"New York Beat Movie" was shot over December 1980 and January 1981. It was funded by Rizzoli, but the movie was abandoned in the mid-'80s due to financial problems. Producer O'Brien resurrected the film after acquiring the rights in 1999 (over a decade after Basquiat's death). It was released in 2000 as "Downtown '81" at the 2000 Cannes Film Festival.

The dialogue audio for the film was lost, so actor Saul Williams dubbed the late Basquiat's voice. However, the musical soundtrack, mostly live club performances recorded on location using an RCA 24-track mobile unit, survived.


The soundtrack features music by: Jean-Michel Basquiat with Andy Hernandez; Basquiat's own band, Gray; John Lurie and the Lounge Lizards, DNA, Tuxedomoon, the Plastics, Marvin Pontiac, Kenny Burrell, the Specials, Chris Stein, Melle Mel with Blondie, Liquid Liquid, Kid Creole and the Coconuts, James White and the Blacks, Vincent Gallo, Lydia Lunch, Steve French and Suicide. Many of the recordings were of live performances, but DNA and Tuxedomoon were recorded in the studio for the soundtrack.


After it premiered as "Downtown '81" at the 2000 Cannes Film Festival, reviews were mostly favorable. Variety called it “an extraordinary real-life snapshot of hip, arty, clubland Manhattan in the post-punk era.”[4]

A rare movie review in Artforum said, "Basquiat is a joy to watch. He floats through the movie with cool grace and unflagging energy; he's a natural in front of the lens..."[5]

British art critic Adrian Searle wrote that "Downtown 81 captures that New York moment when punk, emerging rap, art school cool and the East Village art and music scenes were at their creative best.”[6]

While the main appeal of the film seems to have been the art and music, some commentators also appreciated giving the modern viewer a peek at the decimated Lower East Side of 1980, saying "the real star of the film is the gritty milieu of a New York long gone",[5] and that "New York Beat...conveys the vast gulf between Manhattan’s rich and the forgotten corners of the city, and the marginal existence of the artistic underground who tried to survive in between these worlds."[3]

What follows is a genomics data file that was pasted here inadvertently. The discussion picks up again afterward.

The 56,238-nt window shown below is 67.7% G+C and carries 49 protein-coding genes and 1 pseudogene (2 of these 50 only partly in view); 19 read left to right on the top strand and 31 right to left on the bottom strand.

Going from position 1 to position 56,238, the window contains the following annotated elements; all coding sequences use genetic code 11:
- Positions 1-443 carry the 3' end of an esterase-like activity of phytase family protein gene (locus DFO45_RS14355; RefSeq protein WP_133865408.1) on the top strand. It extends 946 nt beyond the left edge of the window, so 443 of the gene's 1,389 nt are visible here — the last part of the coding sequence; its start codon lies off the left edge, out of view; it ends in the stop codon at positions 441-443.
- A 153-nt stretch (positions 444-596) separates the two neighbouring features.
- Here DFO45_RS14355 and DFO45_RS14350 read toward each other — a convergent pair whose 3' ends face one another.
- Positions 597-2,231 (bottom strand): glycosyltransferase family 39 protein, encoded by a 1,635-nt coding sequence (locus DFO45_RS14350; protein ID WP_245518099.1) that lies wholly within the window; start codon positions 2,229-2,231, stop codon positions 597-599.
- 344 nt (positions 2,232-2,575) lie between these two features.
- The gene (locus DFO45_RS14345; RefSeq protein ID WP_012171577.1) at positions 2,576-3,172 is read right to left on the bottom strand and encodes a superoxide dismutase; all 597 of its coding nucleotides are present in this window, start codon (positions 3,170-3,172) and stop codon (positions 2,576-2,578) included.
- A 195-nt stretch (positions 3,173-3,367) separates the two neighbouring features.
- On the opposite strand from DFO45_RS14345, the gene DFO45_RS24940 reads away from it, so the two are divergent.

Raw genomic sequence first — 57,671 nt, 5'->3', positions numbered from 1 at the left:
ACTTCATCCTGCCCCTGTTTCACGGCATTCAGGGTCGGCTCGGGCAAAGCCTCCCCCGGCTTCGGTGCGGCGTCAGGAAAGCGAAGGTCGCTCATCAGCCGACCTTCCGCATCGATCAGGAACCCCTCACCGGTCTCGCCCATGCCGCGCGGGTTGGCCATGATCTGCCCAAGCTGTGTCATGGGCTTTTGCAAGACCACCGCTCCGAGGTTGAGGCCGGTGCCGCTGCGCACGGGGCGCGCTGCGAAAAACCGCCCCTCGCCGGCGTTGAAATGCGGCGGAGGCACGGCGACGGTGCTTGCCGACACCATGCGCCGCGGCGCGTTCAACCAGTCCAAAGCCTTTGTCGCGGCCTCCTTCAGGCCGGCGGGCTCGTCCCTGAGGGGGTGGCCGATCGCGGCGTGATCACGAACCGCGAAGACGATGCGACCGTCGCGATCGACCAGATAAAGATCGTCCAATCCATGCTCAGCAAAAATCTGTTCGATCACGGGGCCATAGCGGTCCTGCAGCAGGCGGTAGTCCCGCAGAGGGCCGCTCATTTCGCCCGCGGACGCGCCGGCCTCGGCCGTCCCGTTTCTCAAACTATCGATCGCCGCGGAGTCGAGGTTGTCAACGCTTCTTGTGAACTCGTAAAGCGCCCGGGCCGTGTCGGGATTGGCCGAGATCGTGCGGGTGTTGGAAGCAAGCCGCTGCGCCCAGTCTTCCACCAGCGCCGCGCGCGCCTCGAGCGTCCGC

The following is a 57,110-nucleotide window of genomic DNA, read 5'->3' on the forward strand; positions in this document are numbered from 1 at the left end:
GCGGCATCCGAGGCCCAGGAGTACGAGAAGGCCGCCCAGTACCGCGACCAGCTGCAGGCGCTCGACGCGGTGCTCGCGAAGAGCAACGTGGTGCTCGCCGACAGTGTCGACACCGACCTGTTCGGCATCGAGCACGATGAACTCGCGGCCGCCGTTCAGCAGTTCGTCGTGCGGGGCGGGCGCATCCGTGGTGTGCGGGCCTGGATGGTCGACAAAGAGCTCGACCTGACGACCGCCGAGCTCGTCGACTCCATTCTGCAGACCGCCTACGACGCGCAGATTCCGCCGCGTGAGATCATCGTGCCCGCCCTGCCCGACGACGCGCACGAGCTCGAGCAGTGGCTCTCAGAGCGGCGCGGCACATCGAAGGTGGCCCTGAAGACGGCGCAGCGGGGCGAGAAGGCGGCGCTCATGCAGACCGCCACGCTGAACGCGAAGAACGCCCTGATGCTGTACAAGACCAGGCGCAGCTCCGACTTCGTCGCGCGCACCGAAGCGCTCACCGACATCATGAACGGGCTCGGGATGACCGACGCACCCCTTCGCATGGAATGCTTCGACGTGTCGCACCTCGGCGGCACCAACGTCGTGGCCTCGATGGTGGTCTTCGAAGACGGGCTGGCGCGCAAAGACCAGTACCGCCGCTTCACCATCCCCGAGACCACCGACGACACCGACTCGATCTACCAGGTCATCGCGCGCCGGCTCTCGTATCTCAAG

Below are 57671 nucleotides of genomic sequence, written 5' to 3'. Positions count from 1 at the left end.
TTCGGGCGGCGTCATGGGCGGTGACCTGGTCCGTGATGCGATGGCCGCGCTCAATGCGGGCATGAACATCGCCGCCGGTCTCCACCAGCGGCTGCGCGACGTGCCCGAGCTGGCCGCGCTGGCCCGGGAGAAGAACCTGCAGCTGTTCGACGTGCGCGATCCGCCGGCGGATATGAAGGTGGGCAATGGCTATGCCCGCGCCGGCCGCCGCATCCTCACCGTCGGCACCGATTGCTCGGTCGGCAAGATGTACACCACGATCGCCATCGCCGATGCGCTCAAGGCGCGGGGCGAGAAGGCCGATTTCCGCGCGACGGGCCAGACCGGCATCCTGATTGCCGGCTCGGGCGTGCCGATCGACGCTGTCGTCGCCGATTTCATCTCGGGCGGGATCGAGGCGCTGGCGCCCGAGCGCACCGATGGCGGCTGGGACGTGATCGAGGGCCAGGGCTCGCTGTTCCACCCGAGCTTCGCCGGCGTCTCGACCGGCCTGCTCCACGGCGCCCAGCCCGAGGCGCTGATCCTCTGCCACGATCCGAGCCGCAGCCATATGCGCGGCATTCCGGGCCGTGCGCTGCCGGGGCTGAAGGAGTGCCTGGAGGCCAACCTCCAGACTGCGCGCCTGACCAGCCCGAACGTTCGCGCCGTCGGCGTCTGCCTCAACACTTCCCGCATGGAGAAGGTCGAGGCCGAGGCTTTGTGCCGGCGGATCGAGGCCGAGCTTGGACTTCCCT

1. ^ Lisa Lockwood (April 8, 2017). "Glenn O'Brien, who once wrote GQ's Style Guy column, dies at 70". Los Angeles Times. Retrieved April 9, 2017.
  2. ^ Filmmaker Archived August 13, 2007, at the Wayback Machine, Vol. 8 No.4, (Summer 2000).
  3. ^ a b Eric Fretz. Jean-Michel Basquiat: A Biography Archived 2016-02-01 at the Wayback Machine. Greenwood Press, 2010.
  4. ^ Brendan Kelly. Variety, May 18th, 2000.
  5. ^ a b Mike McGonigal. "Same Ol' Samo," Artforum, Summer 2000.
  6. ^ Adrian Searle, “Downtown 81”, The Guardian, August 2000.

Further reading[edit]

  • Edo Bertoglio (director). Downtown ’81. Written by Glenn O’Brien; produced by Glenn O'Brien and Patrick Montgomery. Post-production by Maripol. Executive Producer Michael Zilkha. Zeitgeist Films, 2000. 72 mins.
  • Jeffery Deitch, Diego Cortez, and Glenn O’Brien. Jean-Michel Basquiat 1981: the Studio of the Street, Milan: Charta, 2007.
  • Anthony Haden-Guest. "The Roving Eye" ArtNet review of Downtown 81 .

External links[edit]